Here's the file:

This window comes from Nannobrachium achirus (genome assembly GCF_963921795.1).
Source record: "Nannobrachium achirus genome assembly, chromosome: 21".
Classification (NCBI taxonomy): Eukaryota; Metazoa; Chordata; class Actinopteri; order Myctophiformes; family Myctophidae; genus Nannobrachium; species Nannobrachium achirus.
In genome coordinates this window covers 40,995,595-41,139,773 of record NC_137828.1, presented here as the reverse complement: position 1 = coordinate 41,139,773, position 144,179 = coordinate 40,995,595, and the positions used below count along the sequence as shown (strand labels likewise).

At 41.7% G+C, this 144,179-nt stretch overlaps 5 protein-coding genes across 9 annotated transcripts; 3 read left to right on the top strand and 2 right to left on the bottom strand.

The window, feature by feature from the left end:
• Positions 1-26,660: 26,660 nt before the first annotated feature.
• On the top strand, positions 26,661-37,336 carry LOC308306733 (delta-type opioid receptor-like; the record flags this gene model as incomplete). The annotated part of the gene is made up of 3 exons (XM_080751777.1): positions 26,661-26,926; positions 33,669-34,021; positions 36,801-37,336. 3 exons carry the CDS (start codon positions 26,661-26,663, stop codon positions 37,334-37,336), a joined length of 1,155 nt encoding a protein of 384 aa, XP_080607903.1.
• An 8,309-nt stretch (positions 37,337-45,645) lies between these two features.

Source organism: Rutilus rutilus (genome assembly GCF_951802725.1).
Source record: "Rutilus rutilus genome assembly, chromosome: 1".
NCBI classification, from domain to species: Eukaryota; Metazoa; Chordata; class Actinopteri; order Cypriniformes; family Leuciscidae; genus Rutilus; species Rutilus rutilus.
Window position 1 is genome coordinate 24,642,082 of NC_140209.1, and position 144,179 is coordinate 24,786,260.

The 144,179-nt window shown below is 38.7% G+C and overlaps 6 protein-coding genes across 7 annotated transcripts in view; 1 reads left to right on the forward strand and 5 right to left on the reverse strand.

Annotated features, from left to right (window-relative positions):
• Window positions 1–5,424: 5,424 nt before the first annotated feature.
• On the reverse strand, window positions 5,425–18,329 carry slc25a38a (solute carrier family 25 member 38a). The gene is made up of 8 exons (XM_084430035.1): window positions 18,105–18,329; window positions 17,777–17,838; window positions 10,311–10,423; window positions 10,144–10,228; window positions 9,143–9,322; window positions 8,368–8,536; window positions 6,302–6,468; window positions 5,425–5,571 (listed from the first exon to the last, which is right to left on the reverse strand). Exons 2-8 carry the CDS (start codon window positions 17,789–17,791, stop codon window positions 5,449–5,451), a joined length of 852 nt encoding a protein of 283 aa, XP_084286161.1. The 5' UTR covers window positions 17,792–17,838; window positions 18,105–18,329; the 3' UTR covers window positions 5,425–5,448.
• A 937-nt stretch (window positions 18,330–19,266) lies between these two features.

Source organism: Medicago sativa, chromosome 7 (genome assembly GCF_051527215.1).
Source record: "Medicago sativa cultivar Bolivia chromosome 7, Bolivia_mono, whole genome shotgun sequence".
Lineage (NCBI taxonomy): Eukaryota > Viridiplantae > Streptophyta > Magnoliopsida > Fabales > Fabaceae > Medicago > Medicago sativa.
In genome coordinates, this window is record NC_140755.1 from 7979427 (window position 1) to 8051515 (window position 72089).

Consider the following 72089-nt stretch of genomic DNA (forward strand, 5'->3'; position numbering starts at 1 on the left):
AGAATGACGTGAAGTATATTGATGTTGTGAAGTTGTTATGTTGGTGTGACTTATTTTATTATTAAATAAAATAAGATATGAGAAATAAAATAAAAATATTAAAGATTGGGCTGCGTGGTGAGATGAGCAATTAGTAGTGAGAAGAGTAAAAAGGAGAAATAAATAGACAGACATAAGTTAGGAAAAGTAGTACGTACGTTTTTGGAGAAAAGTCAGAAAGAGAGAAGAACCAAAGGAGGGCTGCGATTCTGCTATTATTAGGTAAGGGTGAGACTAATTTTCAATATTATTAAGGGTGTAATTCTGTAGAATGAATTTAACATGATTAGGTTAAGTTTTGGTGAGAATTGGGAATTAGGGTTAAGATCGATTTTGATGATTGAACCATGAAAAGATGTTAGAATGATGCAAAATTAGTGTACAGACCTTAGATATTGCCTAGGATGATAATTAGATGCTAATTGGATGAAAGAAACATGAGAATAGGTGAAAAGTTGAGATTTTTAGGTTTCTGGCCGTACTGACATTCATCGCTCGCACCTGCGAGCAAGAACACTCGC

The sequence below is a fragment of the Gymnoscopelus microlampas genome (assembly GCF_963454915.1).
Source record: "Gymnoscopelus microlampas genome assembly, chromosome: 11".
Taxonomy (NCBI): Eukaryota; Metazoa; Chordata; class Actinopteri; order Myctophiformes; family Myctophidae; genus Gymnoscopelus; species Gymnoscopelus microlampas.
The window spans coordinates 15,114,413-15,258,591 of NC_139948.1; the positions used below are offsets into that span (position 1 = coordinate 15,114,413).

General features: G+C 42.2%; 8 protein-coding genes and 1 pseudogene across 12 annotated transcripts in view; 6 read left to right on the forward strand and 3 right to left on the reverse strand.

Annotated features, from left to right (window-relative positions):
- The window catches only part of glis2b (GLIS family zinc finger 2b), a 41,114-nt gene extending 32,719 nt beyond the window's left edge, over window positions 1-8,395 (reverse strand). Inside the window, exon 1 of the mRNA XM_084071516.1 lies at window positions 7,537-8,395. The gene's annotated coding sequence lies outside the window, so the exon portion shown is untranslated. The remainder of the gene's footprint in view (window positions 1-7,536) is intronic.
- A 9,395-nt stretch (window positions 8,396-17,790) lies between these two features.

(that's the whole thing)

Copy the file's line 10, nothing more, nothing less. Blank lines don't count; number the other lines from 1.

Source organism: Rutilus rutilus (genome assembly GCF_951802725.1).